Dog and Cat Bites

Authored by Dr Mary Harding, 04 Jul 2017

Patient is a certified member of
The Information Standard

Reviewed by:
Prof Cathy Jackson, 04 Jul 2017

All but the most minor animal bites should probably be assessed and treated by a health professional - in particular, bites to hands.

Bites from cats and dogs are extremely common. The World Health Organization (WHO) reckons there are tens of millions of people affected by dog bites worldwide every year. Many of these injuries come from our own beloved pets. These bites range from trivial to lethal, and kids are particularly at risk.

Cats and dogs aren't that great at remembering to brush their teeth for two minutes twice a day. So their bites are reasonably likely to bring germs with them, which can go on to cause infection. So it's important to take their bites seriously in order to prevent problems.

Because of germs, it is very important to clean the wound. Good old water will do the job perfectly well. If possible, run water from the tap over it until it is clean. Let it bleed until it stops naturally, unless a lot of blood is being lost. If this is the case, then press firmly on it with a sterile dressing or clean pad.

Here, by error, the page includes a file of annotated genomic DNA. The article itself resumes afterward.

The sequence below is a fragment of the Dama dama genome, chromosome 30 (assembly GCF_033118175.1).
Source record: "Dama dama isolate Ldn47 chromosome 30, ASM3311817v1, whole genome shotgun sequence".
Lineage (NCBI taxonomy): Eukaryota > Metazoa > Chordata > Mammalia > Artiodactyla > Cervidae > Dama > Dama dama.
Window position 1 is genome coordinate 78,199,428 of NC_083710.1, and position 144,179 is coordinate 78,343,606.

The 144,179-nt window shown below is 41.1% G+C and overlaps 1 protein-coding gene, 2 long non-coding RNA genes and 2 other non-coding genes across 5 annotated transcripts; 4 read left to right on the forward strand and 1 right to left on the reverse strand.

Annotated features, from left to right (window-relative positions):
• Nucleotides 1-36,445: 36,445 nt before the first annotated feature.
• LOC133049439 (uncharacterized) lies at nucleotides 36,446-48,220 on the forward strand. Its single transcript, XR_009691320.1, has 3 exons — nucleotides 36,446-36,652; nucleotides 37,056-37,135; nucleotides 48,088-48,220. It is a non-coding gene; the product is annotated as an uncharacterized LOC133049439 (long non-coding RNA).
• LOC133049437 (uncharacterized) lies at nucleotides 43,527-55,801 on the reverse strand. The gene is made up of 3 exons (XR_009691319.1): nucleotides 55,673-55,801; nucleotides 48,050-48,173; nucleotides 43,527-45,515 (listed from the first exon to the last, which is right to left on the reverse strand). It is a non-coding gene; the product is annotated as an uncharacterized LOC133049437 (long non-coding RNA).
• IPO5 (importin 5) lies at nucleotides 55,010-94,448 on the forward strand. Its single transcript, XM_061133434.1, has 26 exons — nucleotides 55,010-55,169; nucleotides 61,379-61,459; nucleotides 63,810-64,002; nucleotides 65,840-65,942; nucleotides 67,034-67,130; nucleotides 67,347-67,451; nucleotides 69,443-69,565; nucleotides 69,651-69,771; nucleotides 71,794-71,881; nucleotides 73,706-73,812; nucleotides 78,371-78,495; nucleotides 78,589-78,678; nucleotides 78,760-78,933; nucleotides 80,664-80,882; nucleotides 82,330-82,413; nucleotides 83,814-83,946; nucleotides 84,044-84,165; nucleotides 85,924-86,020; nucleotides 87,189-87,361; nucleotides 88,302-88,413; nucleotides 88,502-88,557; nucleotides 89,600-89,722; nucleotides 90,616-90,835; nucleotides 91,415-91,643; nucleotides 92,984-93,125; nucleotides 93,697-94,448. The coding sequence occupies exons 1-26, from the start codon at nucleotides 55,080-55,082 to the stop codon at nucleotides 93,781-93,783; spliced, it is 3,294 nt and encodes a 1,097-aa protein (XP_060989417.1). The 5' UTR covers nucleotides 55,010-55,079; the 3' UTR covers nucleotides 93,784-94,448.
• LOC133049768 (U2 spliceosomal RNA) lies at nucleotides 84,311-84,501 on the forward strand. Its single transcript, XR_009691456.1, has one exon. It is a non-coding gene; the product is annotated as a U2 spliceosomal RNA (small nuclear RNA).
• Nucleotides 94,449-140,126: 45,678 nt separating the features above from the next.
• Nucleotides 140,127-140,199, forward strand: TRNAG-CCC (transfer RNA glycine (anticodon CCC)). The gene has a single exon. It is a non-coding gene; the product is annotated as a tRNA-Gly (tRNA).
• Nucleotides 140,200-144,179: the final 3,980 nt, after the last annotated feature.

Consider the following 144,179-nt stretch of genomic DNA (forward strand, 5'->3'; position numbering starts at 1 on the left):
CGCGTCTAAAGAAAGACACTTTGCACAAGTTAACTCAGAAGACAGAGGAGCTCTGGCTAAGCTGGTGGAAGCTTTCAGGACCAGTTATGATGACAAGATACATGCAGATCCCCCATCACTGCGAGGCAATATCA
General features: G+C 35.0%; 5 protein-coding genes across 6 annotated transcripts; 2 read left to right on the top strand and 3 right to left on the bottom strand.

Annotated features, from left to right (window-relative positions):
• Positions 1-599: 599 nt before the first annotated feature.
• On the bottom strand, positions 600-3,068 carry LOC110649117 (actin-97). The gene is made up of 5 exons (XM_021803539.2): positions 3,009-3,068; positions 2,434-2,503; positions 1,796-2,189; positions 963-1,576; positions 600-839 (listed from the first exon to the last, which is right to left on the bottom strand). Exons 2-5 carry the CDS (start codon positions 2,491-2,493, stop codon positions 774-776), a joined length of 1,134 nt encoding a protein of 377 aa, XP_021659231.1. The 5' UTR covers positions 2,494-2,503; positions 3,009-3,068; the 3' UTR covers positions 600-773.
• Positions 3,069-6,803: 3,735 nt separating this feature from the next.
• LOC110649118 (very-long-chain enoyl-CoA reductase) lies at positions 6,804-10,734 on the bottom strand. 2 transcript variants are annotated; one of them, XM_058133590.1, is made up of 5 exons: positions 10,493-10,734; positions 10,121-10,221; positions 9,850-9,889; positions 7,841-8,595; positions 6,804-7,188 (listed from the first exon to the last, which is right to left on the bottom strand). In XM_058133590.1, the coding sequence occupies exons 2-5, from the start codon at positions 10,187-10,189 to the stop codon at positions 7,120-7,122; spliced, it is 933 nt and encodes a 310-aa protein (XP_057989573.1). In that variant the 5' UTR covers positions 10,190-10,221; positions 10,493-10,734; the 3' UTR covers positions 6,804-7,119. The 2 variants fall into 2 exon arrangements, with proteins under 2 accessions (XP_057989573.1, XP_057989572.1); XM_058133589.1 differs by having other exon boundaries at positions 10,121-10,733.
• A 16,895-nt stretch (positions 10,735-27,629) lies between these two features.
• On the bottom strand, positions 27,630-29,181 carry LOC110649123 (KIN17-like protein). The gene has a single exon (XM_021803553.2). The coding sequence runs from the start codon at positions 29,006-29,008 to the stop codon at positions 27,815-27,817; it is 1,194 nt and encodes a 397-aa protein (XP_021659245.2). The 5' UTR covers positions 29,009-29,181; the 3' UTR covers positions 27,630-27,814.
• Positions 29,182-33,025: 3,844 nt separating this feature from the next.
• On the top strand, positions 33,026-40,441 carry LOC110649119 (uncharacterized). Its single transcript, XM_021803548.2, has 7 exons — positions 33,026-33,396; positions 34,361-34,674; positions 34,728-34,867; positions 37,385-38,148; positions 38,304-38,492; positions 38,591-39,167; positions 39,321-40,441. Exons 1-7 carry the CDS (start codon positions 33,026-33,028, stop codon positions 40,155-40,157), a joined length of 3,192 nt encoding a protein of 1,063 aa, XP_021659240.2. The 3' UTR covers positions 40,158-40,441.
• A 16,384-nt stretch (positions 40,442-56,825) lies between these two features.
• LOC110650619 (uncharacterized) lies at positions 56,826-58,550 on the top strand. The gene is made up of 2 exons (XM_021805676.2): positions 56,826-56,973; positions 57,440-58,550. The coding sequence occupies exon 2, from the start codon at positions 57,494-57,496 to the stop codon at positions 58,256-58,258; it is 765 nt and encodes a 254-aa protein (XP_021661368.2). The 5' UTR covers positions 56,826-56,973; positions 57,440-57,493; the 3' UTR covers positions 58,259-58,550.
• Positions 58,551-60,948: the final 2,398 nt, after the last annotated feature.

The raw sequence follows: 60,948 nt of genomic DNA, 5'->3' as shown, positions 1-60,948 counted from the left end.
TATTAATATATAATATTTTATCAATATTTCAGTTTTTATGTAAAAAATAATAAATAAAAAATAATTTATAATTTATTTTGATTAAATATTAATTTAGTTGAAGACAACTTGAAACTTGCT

Unless it is a very trivial bite, it is wise to seek medical advice. If the wound is bleeding heavily, attend an accident and emergency (A&E) or minor injuries unit. Also attend A&E if the bite is on an ear, nose or face, or if a child has been bitten on the head. For other bites, see your GP. See a doctor for any cat bite, as these are particularly likely to become infected.

In countries where rabies is a risk, see a doctor for even a trivial bite. If your tetanus jabs aren't up to date, see a health professional to have a booster.

Further reading and references

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